Automotive Decarbonization Strategies


Increasingly, the automotive industry is taking on the challenge of decarbonization. However, in order to be successful, OEMs, suppliers, and the ecosystem players must come together to develop a coordinated approach that maximizes cost and impact. They must also evaluate and address areas of competitive advantage and influence. They must identify technologies, processes, and materials that can be deployed in order to achieve savings and reduce emissions. Increasing the use of recycled materials, low-carbon energy sources, and electrifying existing processes are among the tools they can use.
There are several viable decarbonization pathways for the majority of automotive materials. Derive pathways include the use of renewable fuels and electrification. However, the complexity of vehicle technologies increases the risk of unexpected effects. A coalition of OEMs could work together to harvest high-grade aluminum from end-of-life vehicles, or adopt chemical recycling of plastics. In addition, manufacturers could increase production of carbon-intensive components. This could provide a cost-effective path to abatement. Electrification is perceived as the most effective route to decrease GHG emissions. But it is unlikely that electrification will reach 90 percent emissions reduction until 2050.
In order to assess the life cycle greenhouse gas emissions from the vehicles studied, we compared them to a 95 g/km CO2 limit and a range of electricity mixes. We also examined how a growing market share of battery electric vehicles (BEVs) affects emissions. BEVs have higher baseline material emissions than ICEVs, but emissions during the use phase were lower. BEVs were also more energy efficient than ICEVs. However, this was not reflected in the relative comparison. In fact, BEVs had more emissions during the production phase. However, the difference between the two was not statistically significant. Visit this company for the best services.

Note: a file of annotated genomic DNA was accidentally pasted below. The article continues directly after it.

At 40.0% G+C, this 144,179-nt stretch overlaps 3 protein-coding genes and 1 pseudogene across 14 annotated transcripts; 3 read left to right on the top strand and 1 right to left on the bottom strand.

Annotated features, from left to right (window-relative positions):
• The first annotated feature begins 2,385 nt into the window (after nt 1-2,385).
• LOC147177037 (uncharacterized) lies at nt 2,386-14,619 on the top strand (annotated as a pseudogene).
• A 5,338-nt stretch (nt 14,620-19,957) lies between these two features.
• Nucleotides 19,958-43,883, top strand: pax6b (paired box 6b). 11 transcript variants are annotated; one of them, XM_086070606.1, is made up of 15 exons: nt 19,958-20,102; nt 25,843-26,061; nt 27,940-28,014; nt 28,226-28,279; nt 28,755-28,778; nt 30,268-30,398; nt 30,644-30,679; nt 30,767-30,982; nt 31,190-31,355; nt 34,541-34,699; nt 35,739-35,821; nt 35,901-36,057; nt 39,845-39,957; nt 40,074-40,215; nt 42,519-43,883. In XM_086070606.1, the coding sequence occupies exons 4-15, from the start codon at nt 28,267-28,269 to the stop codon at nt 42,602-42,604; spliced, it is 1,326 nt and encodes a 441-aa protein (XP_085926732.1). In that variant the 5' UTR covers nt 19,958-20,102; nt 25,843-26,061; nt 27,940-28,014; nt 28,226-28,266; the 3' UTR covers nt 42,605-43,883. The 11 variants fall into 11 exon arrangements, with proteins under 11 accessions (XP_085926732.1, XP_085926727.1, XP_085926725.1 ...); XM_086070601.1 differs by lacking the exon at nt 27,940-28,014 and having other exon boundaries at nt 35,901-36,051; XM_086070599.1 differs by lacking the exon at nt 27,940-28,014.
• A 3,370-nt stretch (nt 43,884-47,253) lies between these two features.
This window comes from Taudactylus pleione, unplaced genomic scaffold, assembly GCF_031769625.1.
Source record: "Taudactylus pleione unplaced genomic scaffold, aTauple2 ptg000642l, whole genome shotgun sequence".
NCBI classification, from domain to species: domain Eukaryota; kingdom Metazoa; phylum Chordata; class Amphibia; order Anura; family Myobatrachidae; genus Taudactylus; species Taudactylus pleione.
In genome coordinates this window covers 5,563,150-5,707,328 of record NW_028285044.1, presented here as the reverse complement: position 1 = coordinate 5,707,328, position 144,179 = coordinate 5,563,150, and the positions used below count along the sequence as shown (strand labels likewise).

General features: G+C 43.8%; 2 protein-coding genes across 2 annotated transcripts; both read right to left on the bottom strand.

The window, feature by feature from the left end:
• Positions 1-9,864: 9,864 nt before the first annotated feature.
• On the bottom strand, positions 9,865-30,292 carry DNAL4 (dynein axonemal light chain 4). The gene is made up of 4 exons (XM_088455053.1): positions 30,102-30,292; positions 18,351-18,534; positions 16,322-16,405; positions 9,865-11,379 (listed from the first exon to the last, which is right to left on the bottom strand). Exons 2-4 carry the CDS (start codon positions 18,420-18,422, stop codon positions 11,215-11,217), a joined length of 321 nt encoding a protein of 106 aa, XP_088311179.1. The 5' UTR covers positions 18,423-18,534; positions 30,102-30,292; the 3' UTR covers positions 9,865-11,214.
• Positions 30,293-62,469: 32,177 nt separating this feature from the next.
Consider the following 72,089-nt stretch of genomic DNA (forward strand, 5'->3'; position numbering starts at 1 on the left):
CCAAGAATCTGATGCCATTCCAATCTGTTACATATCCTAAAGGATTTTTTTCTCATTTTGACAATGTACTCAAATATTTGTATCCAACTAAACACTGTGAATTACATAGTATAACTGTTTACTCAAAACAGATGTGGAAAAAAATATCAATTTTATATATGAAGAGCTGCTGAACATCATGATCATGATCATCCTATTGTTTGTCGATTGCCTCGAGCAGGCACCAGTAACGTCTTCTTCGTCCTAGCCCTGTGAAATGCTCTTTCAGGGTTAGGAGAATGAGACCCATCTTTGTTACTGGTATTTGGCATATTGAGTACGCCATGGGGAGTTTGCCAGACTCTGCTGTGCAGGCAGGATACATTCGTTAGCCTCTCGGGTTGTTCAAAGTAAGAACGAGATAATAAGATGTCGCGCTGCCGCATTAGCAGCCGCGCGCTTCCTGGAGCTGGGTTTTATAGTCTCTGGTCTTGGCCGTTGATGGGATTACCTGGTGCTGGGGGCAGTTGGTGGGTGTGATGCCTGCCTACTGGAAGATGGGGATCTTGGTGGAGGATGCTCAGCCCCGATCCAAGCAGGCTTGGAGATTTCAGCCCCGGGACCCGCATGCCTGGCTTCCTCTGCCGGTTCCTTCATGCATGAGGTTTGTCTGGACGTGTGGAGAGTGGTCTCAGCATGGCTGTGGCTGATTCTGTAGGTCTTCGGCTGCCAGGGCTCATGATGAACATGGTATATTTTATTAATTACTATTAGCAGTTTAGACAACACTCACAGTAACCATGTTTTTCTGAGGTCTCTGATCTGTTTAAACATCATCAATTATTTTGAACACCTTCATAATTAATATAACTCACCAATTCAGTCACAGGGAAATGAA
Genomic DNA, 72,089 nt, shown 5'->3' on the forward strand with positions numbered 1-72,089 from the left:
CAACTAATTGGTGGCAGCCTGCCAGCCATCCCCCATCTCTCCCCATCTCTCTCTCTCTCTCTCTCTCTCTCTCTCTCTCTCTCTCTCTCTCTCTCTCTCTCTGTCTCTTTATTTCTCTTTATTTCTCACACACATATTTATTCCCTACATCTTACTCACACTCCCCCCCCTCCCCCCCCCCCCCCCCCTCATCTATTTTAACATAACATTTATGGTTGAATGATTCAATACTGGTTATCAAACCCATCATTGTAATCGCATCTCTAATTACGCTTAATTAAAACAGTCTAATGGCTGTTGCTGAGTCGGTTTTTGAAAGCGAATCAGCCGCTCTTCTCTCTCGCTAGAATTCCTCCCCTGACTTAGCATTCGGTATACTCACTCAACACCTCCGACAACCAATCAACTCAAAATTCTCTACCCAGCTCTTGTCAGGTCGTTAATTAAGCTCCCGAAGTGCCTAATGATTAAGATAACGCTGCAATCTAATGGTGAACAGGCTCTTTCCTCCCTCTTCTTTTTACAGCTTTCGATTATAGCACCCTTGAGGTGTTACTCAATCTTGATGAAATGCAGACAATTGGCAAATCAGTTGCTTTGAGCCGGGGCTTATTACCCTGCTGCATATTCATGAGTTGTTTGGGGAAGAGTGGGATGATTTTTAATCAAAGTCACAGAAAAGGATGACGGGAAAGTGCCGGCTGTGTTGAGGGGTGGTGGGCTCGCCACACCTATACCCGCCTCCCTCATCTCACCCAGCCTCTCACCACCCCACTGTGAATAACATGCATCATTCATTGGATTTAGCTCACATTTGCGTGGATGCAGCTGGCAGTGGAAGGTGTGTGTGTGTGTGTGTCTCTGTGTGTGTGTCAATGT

To better understand the impact of these technologies on emissions, ten pilot studies were performed to quantify fuel savings during driving. Battery cell emissions were estimated at 12% of production value. The results indicate that EVs could contribute to future energy needs in the automotive sector. In addition, a growing market share of BEVs will increase the amount of material emissions. These emissions could be reduced cost-effectively through the use of recycled materials and low-carbon energy sources. This could result in a 66 percent reduction in emissions.
Despite the increased cost of materials, the automotive industry can be an important contributor to decarbonization. Many industries chemically recycle plastics. In addition, increasing the use of recycled materials and low-carbon fuels can help manufacturers to achieve savings. OEMs can leverage this opportunity by working with suppliers to identify and address areas of competitive advantage and influence. OEMs can also stay informed about practices in other industries and how they are driving decarbonization. By evaluating and implementing these methods, OEMs can evaluate their progress toward decarbonization goals.
The key is to adopt a life cycle perspective on GHG emissions. This is crucial in order to avoid divergent approaches and high material costs. OEMs need to understand their decarbonization potential and take action. OEMs can also work with suppliers and the ecosystem players to ensure that all participants are collaborating to maximize the impact.

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